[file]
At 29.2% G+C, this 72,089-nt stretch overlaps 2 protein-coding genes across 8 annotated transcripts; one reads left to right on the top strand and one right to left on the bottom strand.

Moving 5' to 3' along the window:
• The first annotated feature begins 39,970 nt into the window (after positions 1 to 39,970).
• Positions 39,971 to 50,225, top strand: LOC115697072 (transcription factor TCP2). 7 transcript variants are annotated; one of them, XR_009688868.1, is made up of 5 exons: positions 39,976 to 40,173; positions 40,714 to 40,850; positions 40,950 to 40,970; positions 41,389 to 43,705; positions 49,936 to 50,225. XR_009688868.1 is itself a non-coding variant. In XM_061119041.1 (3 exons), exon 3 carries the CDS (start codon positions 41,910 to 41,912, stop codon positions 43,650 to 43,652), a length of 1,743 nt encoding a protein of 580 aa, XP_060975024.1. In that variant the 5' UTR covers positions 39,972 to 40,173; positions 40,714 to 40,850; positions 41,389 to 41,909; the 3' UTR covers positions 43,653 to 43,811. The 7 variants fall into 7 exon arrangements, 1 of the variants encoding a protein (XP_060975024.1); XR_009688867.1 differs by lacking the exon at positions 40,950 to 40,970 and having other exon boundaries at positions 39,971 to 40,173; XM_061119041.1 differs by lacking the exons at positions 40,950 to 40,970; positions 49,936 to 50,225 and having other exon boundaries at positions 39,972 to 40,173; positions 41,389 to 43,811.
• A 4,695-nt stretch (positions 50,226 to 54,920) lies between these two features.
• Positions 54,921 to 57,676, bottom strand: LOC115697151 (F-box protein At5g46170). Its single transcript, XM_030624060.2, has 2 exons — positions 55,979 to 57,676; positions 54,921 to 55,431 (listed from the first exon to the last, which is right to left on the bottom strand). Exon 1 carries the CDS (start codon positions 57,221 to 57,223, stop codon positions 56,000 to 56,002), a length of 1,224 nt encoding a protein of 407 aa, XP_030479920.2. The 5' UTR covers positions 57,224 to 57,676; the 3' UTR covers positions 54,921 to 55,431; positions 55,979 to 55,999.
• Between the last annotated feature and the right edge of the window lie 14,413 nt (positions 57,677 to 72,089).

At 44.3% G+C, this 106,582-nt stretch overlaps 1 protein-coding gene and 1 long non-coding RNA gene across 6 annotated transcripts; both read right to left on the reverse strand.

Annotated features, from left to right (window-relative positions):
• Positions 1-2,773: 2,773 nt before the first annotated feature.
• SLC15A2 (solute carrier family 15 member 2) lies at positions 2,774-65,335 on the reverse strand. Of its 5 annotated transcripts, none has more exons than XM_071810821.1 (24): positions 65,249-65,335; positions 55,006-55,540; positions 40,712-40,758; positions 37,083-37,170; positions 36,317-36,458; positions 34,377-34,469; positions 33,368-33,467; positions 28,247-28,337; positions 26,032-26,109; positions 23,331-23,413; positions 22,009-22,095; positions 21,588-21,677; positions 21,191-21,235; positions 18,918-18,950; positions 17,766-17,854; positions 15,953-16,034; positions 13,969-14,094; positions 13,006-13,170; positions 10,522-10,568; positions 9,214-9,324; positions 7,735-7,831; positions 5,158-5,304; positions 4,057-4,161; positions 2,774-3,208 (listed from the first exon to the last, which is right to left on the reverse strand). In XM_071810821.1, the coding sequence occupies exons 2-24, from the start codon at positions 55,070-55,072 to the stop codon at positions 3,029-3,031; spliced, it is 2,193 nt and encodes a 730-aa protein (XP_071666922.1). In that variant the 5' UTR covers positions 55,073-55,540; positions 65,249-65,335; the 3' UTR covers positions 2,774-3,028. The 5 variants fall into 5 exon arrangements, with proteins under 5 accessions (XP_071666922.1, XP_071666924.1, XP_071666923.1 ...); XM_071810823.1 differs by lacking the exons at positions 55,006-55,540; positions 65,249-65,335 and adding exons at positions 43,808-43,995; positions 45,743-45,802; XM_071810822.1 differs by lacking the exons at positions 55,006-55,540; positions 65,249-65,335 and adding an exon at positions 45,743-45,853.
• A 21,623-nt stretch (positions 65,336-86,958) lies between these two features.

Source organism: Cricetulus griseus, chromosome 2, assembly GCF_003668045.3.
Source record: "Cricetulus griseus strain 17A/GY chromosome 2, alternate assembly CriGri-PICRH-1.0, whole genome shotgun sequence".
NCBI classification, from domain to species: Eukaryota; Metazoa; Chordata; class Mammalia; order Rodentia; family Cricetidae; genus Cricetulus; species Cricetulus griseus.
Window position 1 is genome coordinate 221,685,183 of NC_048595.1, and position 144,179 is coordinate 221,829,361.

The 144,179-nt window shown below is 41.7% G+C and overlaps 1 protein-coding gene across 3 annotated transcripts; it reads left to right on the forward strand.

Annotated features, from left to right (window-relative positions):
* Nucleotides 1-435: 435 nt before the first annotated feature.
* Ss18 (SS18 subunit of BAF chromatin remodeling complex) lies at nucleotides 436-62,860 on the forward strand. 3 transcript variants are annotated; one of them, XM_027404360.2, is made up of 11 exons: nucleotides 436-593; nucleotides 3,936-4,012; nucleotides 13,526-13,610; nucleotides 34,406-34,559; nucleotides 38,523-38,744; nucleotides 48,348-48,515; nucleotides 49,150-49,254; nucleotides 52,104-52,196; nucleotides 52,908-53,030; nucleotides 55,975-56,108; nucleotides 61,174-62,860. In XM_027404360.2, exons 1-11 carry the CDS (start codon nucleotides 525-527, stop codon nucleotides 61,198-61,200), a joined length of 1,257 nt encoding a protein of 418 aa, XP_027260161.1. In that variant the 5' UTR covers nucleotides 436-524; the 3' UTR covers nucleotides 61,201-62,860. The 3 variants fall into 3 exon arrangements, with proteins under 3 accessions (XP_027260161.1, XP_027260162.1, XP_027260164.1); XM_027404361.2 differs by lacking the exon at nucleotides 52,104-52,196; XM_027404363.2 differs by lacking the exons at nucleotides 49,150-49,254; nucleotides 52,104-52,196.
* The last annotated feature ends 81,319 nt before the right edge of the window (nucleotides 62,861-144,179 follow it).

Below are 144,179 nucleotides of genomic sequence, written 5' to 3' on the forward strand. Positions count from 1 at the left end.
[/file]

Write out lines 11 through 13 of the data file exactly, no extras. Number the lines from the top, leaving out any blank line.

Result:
• SLC15A2 (solute carrier family 15 member 2) lies at positions 2,774-65,335 on the reverse strand. Of its 5 annotated transcripts, none has more exons than XM_071810821.1 (24): positions 65,249-65,335; positions 55,006-55,540; positions 40,712-40,758; positions 37,083-37,170; positions 36,317-36,458; positions 34,377-34,469; positions 33,368-33,467; positions 28,247-28,337; positions 26,032-26,109; positions 23,331-23,413; positions 22,009-22,095; positions 21,588-21,677; positions 21,191-21,235; positions 18,918-18,950; positions 17,766-17,854; positions 15,953-16,034; positions 13,969-14,094; positions 13,006-13,170; positions 10,522-10,568; positions 9,214-9,324; positions 7,735-7,831; positions 5,158-5,304; positions 4,057-4,161; positions 2,774-3,208 (listed from the first exon to the last, which is right to left on the reverse strand). In XM_071810821.1, the coding sequence occupies exons 2-24, from the start codon at positions 55,070-55,072 to the stop codon at positions 3,029-3,031; spliced, it is 2,193 nt and encodes a 730-aa protein (XP_071666922.1). In that variant the 5' UTR covers positions 55,073-55,540; positions 65,249-65,335; the 3' UTR covers positions 2,774-3,028. The 5 variants fall into 5 exon arrangements, with proteins under 5 accessions (XP_071666922.1, XP_071666924.1, XP_071666923.1 ...); XM_071810823.1 differs by lacking the exons at positions 55,006-55,540; positions 65,249-65,335 and adding exons at positions 43,808-43,995; positions 45,743-45,802; XM_071810822.1 differs by lacking the exons at positions 55,006-55,540; positions 65,249-65,335 and adding an exon at positions 45,743-45,853.
• A 21,623-nt stretch (positions 65,336-86,958) lies between these two features.

Source organism: Cricetulus griseus, chromosome 2, assembly GCF_003668045.3.